In a nutshell, my colleagues and I were to conduct a series of transects and measure the species richness and diversity of land animals, plants and birds both within the reserve and the neighboring coffee farms. In the likely case that species richness and diversity decreased in the coffee farms, the university would have factual evidence to present and as a result each farm would have to include a small area for conservation purposes. Getting an idea of what work I would be doing gave me a sense of purpose for being in Kenya and I started to feel as if I was fitting in. Still, some other obstacles had to be tackled, like for instance the fact that I only had a kettle at my disposable to try my luck at cooking. Eventually I started boiling eggs within the kettle and attempted to make pasta by adding countless kettles of hot water to some pasta in a bowl, and to my surprise it actually worked.
Being of a different complexion, people immediately notice that you are foreign and I can honestly say that Kenyans are some of the nicest people I have ever met. People stop you in the road to speak to you, come sit with you at lunch and even come knocking at your door just to say hi. Sometimes people I had never met were even calling my name in the streets. I have to admit I loved the attention and felt as if I were some kind of pop star. Children in the streets would shout out muzungu while staring at my different complexion and then explode with joy when I offer to shake their hands. If anyone is wondering, muzungu means white guy and it forms part of my very limited Swahili vocabulary.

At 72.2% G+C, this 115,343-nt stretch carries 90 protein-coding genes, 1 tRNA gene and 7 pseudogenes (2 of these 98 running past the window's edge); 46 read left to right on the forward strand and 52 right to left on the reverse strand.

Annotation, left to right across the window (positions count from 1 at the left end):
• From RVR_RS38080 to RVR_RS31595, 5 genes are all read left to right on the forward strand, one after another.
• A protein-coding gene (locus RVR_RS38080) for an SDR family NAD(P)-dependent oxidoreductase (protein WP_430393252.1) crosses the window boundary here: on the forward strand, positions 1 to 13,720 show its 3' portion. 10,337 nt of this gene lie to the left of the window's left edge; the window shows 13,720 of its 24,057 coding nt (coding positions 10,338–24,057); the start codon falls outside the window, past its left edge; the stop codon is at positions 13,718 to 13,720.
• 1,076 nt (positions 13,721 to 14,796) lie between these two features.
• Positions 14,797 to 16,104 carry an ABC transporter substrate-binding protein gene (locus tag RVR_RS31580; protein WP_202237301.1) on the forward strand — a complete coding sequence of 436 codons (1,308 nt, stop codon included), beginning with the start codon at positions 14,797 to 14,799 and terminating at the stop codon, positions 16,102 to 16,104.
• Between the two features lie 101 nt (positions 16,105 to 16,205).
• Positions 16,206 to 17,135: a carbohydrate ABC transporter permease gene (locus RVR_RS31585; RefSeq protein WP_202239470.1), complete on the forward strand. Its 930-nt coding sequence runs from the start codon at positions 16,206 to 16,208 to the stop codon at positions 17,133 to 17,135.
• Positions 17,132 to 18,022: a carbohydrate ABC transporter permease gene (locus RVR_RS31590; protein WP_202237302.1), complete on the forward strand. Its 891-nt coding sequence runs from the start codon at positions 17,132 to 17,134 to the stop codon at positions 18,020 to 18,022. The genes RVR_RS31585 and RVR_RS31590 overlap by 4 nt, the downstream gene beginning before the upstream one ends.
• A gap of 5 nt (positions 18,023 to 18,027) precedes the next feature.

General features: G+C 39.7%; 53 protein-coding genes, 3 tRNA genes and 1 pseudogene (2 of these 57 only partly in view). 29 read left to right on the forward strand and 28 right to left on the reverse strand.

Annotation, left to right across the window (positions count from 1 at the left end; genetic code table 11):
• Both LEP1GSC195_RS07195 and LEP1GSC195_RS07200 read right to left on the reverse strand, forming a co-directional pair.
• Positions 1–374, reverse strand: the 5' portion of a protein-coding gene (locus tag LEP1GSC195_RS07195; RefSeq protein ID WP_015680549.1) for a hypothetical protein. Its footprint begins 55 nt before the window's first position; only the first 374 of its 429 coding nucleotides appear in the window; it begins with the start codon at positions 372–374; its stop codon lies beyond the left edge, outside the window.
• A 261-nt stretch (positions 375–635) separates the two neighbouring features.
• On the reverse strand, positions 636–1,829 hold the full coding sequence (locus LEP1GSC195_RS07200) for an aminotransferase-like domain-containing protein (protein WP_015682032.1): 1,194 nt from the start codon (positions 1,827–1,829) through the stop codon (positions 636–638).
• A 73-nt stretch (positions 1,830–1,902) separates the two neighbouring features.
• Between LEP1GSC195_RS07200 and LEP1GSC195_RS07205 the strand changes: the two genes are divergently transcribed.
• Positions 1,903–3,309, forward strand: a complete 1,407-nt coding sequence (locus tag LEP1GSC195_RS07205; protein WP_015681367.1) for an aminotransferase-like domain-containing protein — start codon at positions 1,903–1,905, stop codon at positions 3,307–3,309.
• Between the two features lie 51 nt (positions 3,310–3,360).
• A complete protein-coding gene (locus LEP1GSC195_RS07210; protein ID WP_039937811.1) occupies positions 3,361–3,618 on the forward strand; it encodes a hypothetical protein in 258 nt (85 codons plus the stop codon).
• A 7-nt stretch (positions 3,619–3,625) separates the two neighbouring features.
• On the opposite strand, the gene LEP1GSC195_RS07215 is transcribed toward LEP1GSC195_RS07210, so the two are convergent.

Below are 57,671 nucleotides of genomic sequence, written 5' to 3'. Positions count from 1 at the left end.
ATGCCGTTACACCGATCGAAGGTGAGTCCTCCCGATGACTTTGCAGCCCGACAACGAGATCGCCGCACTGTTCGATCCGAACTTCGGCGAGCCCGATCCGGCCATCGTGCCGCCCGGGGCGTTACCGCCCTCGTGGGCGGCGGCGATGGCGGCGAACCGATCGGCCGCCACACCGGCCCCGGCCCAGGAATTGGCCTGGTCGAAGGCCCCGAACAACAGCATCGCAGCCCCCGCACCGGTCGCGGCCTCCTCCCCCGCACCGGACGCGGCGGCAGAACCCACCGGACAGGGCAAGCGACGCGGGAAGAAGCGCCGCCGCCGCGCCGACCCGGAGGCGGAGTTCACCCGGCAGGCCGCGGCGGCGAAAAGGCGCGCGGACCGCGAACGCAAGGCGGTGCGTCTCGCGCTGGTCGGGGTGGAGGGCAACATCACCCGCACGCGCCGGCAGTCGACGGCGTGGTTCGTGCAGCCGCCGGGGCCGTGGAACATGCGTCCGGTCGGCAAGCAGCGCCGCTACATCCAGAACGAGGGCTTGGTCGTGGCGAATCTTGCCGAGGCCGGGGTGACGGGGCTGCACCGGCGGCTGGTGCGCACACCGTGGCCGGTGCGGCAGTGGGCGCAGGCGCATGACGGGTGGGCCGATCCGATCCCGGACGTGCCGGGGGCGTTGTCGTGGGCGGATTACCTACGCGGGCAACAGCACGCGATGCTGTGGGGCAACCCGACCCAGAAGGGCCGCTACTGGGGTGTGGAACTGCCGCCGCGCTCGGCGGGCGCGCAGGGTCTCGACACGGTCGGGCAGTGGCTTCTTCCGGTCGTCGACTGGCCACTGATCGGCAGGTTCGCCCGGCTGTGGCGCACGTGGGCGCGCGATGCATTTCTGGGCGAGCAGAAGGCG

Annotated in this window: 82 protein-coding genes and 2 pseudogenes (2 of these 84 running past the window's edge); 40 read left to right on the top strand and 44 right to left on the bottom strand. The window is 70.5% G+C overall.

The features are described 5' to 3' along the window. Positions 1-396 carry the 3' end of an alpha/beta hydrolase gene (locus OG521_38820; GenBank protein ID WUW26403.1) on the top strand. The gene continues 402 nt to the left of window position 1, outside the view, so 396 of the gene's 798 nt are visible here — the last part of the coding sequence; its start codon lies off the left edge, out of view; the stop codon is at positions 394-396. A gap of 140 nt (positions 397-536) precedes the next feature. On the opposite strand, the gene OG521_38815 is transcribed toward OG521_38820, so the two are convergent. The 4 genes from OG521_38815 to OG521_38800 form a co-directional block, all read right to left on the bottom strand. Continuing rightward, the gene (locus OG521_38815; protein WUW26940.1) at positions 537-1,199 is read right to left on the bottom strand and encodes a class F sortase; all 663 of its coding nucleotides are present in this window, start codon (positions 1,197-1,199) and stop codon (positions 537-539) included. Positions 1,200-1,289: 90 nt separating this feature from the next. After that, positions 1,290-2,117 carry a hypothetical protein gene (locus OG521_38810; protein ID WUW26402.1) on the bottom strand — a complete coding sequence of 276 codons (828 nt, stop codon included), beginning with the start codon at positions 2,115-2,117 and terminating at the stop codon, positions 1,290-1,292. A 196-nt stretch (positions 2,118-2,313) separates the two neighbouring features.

Getting more accustomed to the people at work, we started meeting out of office hours and organized some crazy stuff together. I’d like to thank Rasheed who worked as a ranger at the reserve and always gave us ideas on what to do on weekends, helped us organize transport and often accompanied us too. We travelled all across Kenya, from National Parks enriched in wild life to breathtaking waterfalls and even areas that brought out our extreme sides. On certain weekends the local IAESTE would also organize some hikes so as to bring together interns from different universities across Kenya. Their hikes were no joke, one of the very first hikes was 49KM, but as the Kenyans say: Kenya is a walking nation.